A purchaser is responsible for payment of transfer cost when acquiring an immovable property, but it should further be established if the transaction is subject to the payment of VAT or transfer duty to SARS.
When an immovable property is transferred, either VAT or transfer duty is payable. To determine whether VAT or transfer duty is payable one should look at the status of the seller and the type of transaction.
If the seller is registered for VAT (Vendor) and he sells the property in the course of his business, VAT will be payable to SARS. A vendor is a person who runs a business and whose total taxable earnings per year exceed R1 000 000. He will then have to be registered for VAT. A further stipulation is that the property that is being sold must be related to his business from which he derives an income.
The Offer to Purchase should stipulate whether the purchase price includes or excludes VAT. If the Offer to Purchase makes no mention of the payment of VAT and the seller is a VAT vendor, it is then deemed that VAT is included and the seller will have to pay 14% of the purchase price to SARS. It is the seller’s responsibility to pay the VAT to SARS, except if the contract stipulates otherwise.
When a seller is not registered for VAT, but the purchaser is a registered VAT vendor, the purchaser will still pay transfer duty but can claim the transfer duty back from SARS after registration of the property.
When the seller is not a registered VAT vendor it is almost certain that transfer duty will be payable on the transaction. A purchaser is responsible for payment of the transfer duty. Transfer duty is currently payable on the following scale:
- The first R750 000 of the value of the property is exempted from transfer duty.
- Thereafter transfer duty is levied at 3% of the value of the property between R750 000 and R1 250 000.
- Where the value of the property is from R1 250 001 up to R1 750 000, transfer duty will be R15 000 plus 6% on the value of the property above R1 250 000.
- If the value of the property falls between R1 750 001 and R2 250 000, transfer duty will be R45 000 plus 8% of the value of the property above R1750 000.
- On a property with a value of R2 250 001 and above transfer duty is R85 000 plus 11% on the value of the property above R2 250 000.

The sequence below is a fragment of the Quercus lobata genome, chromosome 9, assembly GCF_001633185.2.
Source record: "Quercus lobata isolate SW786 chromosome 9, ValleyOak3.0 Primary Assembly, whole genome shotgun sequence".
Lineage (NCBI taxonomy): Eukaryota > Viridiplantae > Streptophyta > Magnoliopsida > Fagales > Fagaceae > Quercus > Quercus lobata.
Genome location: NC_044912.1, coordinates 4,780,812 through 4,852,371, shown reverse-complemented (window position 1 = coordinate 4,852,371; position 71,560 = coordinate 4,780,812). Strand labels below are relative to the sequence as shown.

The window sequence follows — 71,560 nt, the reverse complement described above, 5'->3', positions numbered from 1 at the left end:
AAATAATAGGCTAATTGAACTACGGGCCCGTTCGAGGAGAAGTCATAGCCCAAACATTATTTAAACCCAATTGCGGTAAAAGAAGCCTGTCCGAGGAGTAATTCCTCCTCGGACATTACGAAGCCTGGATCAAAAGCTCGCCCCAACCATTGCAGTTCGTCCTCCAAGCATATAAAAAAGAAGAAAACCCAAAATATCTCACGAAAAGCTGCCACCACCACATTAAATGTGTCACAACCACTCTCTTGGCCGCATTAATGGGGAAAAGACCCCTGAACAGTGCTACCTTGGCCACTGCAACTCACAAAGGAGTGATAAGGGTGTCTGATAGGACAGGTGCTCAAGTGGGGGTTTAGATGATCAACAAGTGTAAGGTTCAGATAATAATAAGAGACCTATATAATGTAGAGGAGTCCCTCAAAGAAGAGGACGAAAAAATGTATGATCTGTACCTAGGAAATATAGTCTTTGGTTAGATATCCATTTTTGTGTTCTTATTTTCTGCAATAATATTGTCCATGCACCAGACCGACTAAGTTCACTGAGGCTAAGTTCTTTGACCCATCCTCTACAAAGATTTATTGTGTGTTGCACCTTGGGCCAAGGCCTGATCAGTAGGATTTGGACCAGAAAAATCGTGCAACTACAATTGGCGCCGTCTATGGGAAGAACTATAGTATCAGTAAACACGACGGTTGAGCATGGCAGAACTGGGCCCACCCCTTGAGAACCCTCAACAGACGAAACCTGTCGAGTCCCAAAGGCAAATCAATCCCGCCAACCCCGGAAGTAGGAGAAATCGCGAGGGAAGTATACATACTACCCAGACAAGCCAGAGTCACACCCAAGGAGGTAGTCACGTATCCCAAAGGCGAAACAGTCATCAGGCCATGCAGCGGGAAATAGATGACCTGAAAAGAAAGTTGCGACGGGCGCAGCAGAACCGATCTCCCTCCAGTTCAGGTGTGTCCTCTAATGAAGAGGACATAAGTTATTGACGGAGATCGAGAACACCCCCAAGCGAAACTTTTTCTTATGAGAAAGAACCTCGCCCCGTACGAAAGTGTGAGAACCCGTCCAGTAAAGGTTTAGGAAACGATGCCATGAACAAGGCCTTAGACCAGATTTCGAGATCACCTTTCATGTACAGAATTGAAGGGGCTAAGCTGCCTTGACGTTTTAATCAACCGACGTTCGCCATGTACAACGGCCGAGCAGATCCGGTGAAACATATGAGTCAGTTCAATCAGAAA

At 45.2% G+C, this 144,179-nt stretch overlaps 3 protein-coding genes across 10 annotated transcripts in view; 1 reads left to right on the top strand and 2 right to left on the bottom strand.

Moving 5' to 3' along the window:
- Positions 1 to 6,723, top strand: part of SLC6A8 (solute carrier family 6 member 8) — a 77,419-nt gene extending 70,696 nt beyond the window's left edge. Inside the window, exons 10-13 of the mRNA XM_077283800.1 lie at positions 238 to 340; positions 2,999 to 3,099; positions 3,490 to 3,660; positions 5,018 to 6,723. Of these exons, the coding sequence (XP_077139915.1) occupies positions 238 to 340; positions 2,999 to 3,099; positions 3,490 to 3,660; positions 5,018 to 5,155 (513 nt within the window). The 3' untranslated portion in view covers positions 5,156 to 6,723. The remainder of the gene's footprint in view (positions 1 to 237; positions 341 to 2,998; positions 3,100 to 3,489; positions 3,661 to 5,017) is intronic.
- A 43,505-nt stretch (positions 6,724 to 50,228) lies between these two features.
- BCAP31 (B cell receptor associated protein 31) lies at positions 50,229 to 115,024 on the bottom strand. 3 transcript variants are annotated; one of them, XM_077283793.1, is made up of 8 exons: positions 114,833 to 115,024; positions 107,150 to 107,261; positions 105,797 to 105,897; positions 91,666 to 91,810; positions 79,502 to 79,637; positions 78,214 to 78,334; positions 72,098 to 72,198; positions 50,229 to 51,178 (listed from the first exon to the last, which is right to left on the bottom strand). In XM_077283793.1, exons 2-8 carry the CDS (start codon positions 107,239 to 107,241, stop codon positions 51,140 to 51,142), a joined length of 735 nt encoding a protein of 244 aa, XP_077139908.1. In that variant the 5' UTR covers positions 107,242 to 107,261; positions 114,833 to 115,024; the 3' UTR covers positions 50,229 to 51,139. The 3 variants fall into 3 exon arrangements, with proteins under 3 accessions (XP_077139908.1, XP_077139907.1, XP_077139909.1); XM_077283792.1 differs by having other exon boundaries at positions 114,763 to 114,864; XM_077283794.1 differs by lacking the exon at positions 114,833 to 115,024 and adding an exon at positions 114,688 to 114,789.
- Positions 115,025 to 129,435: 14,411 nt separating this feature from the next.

Transfer duty payable by an individual or a legal entity (trust, company or close corporation) is currently charged at the same rate.
Transfer duty is levied on the reasonable value of the property, which will normally be the purchase price, but should the market value be higher than the purchase price, transfer duty will be payable on the highest amount. Transfer duty is payable within six months from the date that the Offer to Purchase was signed.
In instances where a party obtains a property as an inheritance or as the beneficiary of a divorce settlement, the transaction will be exempted from payment of transfer duty.
Where shares in a company or a member’s interest in a close corporation or rights in a trust are transferred, the transaction will be subject to payment of transfer duty if the legal entity is the owner of a residential property.
This means that VAT will be payable on the transaction but at a zero rate. If both the seller and the purchaser are registered for VAT and the property is sold as a going concern, VAT will be charged at a zero rate, for instance when a farmer sells his farm as well as the cattle and the implements.
Transfer duty, and not VAT, will be payable when a seller who is registered for VAT sells a property that was leased for residential purposes.
It is thus important for a purchaser to establish the status of the seller when buying a property. The seller who is registered for VAT should carefully peruse the purchase price clause in a contract before signing, to establish if VAT is included or excluded.
This article is a general information sheet and should not be used or relied upon as professional advice. No liability can be accepted for any errors or omissions nor for any loss or damage arising from reliance upon any information herein. Always contact your financial adviser for specific and detailed advice. Errors and omissions excepted (E&OE)